Obstetric complications and risk of schizophrenia
These studies investigate environmental and genetic risk factors for schizophrenia using large pregnancy samples from Finland, California, and Philadelphia. The primary goals of these studies are to investigate pre- and perinatal risk factors for schizophrenia.
Psychological symptoms and life events in an undergraduate population
This Temple University College of Liberal Arts Research Award (CLARA)-funded study seeks to investigate whether psychological symptoms commonly experienced in a nonclinical population are differentially associated with a range of psychological disorders, as well as brain structure and function. As part of this study, we are exploring the range of perceptual abnormalities and unusual thought content present in a general population sample, as well as clinical, neurocognitive and environmental correlates with these experiences.
Fetal exposure to maternal stress and inflammation: Effects on neurodevelopment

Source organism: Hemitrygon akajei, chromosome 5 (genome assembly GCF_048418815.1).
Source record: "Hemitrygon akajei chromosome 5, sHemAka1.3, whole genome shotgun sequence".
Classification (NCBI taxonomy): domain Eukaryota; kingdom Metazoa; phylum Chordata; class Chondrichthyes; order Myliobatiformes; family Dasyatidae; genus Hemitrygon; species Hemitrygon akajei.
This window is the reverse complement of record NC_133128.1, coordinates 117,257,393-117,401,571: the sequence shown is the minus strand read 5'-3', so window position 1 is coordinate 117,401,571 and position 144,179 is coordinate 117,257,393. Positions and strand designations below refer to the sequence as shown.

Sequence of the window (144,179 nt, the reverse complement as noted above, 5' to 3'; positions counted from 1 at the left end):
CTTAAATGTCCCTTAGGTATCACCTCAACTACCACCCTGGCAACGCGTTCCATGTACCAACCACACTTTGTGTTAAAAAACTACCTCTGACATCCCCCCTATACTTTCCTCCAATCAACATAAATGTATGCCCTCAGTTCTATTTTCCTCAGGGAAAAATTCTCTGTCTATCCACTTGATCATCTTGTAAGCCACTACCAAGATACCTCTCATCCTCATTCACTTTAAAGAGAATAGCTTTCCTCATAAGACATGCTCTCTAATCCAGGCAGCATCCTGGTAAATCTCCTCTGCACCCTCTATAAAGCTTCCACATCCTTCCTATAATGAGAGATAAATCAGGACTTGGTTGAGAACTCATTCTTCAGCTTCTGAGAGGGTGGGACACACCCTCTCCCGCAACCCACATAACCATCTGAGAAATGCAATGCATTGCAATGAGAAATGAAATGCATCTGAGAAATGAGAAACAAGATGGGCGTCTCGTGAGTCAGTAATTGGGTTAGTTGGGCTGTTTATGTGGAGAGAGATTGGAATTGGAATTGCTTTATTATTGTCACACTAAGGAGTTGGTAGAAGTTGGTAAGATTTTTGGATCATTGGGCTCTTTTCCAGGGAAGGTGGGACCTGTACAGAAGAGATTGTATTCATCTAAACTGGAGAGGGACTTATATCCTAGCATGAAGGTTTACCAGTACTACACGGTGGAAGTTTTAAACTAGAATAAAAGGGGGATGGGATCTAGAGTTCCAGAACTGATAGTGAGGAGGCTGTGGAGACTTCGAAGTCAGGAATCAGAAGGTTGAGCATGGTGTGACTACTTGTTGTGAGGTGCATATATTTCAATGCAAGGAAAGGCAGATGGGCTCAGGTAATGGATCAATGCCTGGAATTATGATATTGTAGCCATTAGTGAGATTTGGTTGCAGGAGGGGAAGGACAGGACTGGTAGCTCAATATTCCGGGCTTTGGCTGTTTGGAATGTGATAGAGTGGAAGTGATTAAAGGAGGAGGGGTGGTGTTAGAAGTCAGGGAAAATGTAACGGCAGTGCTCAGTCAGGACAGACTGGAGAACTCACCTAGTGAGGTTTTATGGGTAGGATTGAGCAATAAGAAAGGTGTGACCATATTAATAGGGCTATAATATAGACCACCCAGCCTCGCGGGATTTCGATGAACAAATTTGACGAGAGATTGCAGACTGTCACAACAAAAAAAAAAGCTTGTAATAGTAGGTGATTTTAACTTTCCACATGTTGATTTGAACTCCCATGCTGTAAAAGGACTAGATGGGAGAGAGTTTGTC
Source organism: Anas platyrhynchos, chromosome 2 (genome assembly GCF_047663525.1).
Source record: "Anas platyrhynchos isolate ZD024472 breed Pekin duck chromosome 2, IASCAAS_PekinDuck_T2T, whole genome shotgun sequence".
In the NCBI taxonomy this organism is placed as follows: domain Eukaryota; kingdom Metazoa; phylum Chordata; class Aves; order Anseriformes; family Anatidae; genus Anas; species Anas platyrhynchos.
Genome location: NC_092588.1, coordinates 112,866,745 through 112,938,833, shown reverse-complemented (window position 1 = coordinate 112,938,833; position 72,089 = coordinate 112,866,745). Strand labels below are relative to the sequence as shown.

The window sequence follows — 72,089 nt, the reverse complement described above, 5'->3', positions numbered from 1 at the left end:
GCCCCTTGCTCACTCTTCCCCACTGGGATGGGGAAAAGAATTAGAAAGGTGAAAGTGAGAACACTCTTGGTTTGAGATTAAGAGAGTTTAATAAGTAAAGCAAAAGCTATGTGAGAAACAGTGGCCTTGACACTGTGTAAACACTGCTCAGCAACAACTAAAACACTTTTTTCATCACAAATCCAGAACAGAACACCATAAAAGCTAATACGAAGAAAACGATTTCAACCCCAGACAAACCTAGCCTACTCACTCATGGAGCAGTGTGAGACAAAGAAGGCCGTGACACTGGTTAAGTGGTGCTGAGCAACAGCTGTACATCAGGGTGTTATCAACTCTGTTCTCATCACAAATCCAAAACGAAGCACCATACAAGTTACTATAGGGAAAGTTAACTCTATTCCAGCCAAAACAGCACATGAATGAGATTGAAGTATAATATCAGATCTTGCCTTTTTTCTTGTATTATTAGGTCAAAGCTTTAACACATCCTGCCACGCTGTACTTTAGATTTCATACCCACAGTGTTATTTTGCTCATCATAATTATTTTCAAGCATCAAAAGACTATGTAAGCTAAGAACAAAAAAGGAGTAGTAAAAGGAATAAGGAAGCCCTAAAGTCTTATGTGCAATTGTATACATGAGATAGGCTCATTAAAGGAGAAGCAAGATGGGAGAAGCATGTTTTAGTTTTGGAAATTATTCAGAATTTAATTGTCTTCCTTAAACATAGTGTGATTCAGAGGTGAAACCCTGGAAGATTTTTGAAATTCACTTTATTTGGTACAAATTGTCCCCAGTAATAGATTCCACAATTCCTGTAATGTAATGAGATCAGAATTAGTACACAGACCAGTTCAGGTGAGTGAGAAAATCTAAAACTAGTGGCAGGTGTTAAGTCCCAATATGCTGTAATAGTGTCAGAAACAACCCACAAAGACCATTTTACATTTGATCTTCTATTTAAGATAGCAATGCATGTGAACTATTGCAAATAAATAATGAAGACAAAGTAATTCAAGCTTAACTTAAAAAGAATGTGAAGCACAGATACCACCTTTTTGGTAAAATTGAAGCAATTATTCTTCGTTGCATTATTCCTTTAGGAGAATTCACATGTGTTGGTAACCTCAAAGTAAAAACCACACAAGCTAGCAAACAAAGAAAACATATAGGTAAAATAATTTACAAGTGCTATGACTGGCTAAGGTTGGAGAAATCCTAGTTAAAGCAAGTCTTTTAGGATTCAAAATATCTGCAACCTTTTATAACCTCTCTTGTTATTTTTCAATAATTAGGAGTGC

This National Institute of Mental Health (NIMH) R01 grant-funded study investigates how maternal stress and inflammation during pregnancy as well as fetal hypoxia (lack of oxygen to the fetus) influence the risk of adolescent depression in offspring. We also seek to map trajectories of how these prenatal risk factors result in a cascade of events, leading to altered developmental trajectories in emotional, cognitive, and behavioral outcomes during childhood and subsequent depression during adolescence. This study analyzes maternal interviews and archived sera collected during the 1950s and 1960s within the Kaiser Hospital network in the vicinity of Berkeley, California.